# Accelerometer

If the BrainPad being used has an onboard accelerometer we can read the x, y, and z axis values from it.  An accelerometer is a sensor that is used to measure movement and orientation of the sensor itself.

They can also be used to measure seismic activity or vibrations like an earthquake. You could make an earthquake detector using an accelerometer. Let’s read the sensor values and display them on the screen.

## Accel()

The Accel() method is used to create an accelerometer object. The Accel() method takes 1 argument, either the AccelX AccelY, and AccelZ.

``Accel(axis)``

We’re going to keep it consistent and name the objects we also create  x, y, and z.

``````var x = Accel(AccelX);
var y = Accel(AccelY);
var z = Accel(AccelZ);``````
``````x = Accel(AccelX)
y = Accel(AccelY)
z = Accel(AccelZ)``````

Now that we’ve created the objects we need to use the In() method to receive the value from the accelerometer itself.  Let’s create a new variable to hold the values. We can call them xValue, yValue, and zValue. This will correspond with the names we already created and make our code easier to read.

``````var x = Accel(AccelX);
var y = Accel(AccelY);
var z = Accel(AccelZ);

var xValue = In(x);
var yValue = In(y);
var zValue = In(z);``````
``````x = Accel(AccelX)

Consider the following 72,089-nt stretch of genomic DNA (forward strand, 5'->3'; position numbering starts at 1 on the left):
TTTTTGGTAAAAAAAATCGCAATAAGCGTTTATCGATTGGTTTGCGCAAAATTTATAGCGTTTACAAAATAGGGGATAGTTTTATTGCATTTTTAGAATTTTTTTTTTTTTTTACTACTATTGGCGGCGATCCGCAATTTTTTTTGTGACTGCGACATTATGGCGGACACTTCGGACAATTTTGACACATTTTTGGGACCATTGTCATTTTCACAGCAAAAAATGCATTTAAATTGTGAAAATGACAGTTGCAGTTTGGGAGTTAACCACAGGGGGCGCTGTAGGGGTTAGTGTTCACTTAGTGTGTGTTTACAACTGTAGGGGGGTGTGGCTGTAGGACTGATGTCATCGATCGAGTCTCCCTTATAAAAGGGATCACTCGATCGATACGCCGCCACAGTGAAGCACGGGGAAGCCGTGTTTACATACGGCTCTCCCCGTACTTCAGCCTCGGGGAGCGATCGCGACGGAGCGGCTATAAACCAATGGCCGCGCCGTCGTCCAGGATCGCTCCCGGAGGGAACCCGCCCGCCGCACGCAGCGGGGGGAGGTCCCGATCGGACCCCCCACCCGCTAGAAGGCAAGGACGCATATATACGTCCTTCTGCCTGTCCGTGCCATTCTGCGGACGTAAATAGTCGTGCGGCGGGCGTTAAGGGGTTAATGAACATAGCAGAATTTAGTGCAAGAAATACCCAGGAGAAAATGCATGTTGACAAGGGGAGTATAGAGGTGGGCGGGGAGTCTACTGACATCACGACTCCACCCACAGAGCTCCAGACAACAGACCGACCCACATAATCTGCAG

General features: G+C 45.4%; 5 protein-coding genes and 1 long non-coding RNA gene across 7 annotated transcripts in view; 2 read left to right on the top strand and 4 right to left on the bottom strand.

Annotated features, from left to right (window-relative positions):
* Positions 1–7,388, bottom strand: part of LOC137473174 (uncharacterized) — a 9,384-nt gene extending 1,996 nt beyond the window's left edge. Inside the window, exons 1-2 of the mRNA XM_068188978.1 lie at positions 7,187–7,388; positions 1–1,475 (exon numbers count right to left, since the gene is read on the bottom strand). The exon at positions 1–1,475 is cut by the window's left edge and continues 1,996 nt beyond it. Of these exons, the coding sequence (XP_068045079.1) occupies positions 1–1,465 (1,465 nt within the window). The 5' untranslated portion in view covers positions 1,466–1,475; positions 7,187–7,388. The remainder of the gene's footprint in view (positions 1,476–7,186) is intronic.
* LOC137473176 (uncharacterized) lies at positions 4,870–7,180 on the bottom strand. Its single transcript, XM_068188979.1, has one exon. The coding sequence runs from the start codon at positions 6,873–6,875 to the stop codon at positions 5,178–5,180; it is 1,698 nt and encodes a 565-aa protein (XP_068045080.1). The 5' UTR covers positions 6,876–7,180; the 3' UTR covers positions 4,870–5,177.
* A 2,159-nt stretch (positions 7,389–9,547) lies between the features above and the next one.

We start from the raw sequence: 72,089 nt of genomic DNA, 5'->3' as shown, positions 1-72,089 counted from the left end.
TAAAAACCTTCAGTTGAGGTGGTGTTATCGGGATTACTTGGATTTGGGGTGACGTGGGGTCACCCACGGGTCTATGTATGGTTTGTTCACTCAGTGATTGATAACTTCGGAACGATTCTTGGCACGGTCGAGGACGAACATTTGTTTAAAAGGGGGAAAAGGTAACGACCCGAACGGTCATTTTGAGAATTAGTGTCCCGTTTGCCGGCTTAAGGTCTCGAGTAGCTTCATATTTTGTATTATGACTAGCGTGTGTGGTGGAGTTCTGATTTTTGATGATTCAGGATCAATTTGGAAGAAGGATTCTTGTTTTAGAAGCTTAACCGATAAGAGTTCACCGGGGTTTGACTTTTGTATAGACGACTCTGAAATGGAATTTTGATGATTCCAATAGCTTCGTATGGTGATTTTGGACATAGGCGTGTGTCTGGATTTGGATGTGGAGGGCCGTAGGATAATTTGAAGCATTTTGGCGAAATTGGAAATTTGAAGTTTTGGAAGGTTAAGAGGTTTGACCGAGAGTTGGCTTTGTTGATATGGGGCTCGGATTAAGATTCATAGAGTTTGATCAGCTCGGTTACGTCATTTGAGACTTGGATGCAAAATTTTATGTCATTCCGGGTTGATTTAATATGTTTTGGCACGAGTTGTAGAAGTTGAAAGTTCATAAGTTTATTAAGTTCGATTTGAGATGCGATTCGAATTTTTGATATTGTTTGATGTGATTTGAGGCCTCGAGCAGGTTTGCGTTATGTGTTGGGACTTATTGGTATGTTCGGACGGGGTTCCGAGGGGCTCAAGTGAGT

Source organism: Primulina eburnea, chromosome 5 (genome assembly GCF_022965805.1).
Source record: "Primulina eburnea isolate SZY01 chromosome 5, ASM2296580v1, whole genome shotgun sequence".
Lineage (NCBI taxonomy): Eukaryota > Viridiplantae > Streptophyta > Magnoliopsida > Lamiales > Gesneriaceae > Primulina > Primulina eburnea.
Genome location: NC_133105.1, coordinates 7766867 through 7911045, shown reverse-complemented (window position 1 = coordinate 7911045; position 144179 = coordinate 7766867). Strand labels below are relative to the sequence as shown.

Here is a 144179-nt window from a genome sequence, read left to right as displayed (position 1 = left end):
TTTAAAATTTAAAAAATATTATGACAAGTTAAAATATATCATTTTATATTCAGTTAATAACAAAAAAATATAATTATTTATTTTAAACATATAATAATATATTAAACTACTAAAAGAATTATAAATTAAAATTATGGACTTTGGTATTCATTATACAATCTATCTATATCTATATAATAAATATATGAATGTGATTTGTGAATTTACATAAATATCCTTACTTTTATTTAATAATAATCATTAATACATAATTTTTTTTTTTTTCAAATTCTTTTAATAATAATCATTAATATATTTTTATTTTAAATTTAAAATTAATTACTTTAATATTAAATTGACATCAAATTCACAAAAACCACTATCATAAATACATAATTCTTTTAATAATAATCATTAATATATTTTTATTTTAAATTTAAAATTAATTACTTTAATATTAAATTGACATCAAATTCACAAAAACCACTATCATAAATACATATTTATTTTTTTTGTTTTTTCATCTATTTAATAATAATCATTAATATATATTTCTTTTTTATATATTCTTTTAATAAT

y = Accel(AccelY)
z = Accel(AccelZ)

xValue = In(x)
yValue = In(y)
zValue = In(z)``````

Let’s show the values on the screen. We’ll use the simple Print() function first just to get started.

``````var x = Accel(AccelX);
var y = Accel(AccelY);
var z = Accel(AccelZ);

var xValue = In(x);
var yValue = In(y);
var zValue = In(z);

Print(xValue);
Print(yValue);
Print(zValue);``````
``````x = Accel(AccelX)
y = Accel(AccelY)
z = Accel(AccelZ)

xValue = In(x)
yValue = In(y)
zValue = In(z)

Print (xValue)
Print (yValue)
Print (zValue)``````

So what do these numbers mean?!? Let’s continue to find out.

The accelerometer returns values in G (gravity). An axis that is directly opposing gravity (pointing up) will return 100. The accelerometer on the BrainPad is capable of reading up to 2G, resulting in values up to 200. This happens if the BrainPad were shaken.

The BrainPad showed the result once and nothing happens when we move the BrainPad. Can you guess why?  This is because in our code we’re only reading the values one time and then printing those values to the screen. If we want to continuously read and display the values, then we’ll need to create a while-loop to keep looping through the code over and over.

It maybe a bit difficult to spot the changes on an axis when all axes are showing on the screen. We will only print the X axis in a loop.

``````var x = Accel(AccelX);

while(true){
var xValue = In(x);

Print(xValue);
}``````
``````x = Accel(AccelX)

while True:
xValue = In(x)

Print (xValue)``````

Now when we pick up and move the BrainPad around, the values will keep changing. Congratulations, you’ve just created an earthquake detector!

## BrainStorm

Now that we better understand how accelerometers work, can you think of any products we use everyday that might have an accelerometer in it? Can you think of how you would use the accelerometer to move something or draw on the screen?